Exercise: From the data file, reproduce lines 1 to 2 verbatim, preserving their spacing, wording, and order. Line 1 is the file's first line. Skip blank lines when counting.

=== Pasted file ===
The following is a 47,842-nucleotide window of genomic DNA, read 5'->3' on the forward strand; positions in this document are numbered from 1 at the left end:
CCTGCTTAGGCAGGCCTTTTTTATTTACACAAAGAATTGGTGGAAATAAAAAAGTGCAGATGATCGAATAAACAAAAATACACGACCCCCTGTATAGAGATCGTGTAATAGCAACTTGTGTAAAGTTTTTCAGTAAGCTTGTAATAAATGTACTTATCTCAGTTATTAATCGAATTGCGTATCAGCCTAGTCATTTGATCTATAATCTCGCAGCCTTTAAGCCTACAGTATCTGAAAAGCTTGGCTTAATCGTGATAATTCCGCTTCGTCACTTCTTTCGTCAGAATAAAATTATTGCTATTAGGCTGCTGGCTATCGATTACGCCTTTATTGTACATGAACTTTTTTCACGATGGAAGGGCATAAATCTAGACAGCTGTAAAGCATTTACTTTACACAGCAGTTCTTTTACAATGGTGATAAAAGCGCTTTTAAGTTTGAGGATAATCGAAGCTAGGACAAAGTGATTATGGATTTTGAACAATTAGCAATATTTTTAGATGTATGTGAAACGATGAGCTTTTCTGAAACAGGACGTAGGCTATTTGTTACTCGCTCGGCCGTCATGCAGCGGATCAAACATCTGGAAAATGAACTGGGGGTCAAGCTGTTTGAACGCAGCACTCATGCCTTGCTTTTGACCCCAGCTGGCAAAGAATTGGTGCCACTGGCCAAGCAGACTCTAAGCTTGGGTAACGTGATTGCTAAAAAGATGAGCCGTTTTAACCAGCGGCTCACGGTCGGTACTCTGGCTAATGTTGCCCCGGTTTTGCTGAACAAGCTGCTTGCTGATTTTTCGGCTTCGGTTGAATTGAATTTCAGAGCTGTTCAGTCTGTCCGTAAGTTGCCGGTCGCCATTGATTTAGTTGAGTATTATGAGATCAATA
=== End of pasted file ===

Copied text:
The following is a 47,842-nucleotide window of genomic DNA, read 5'->3' on the forward strand; positions in this document are numbered from 1 at the left end:
CCTGCTTAGGCAGGCCTTTTTTATTTACACAAAGAATTGGTGGAAATAAAAAAGTGCAGATGATCGAATAAACAAAAATACACGACCCCCTGTATAGAGATCGTGTAATAGCAACTTGTGTAAAGTTTTTCAGTAAGCTTGTAATAAATGTACTTATCTCAGTTATTAATCGAATTGCGTATCAGCCTAGTCATTTGATCTATAATCTCGCAGCCTTTAAGCCTACAGTATCTGAAAAGCTTGGCTTAATCGTGATAATTCCGCTTCGTCACTTCTTTCGTCAGAATAAAATTATTGCTATTAGGCTGCTGGCTATCGATTACGCCTTTATTGTACATGAACTTTTTTCACGATGGAAGGGCATAAATCTAGACAGCTGTAAAGCATTTACTTTACACAGCAGTTCTTTTACAATGGTGATAAAAGCGCTTTTAAGTTTGAGGATAATCGAAGCTAGGACAAAGTGATTATGGATTTTGAACAATTAGCAATATTTTTAGATGTATGTGAAACGATGAGCTTTTCTGAAACAGGACGTAGGCTATTTGTTACTCGCTCGGCCGTCATGCAGCGGATCAAACATCTGGAAAATGAACTGGGGGTCAAGCTGTTTGAACGCAGCACTCATGCCTTGCTTTTGACCCCAGCTGGCAAAGAATTGGTGCCACTGGCCAAGCAGACTCTAAGCTTGGGTAACGTGATTGCTAAAAAGATGAGCCGTTTTAACCAGCGGCTCACGGTCGGTACTCTGGCTAATGTTGCCCCGGTTTTGCTGAACAAGCTGCTTGCTGATTTTTCGGCTTCGGTTGAATTGAATTTCAGAGCTGTTCAGTCTGTCCGTAAGTTGCCGGTCGCCATTGATTTAGTTGAGTATTATGAGATCAATA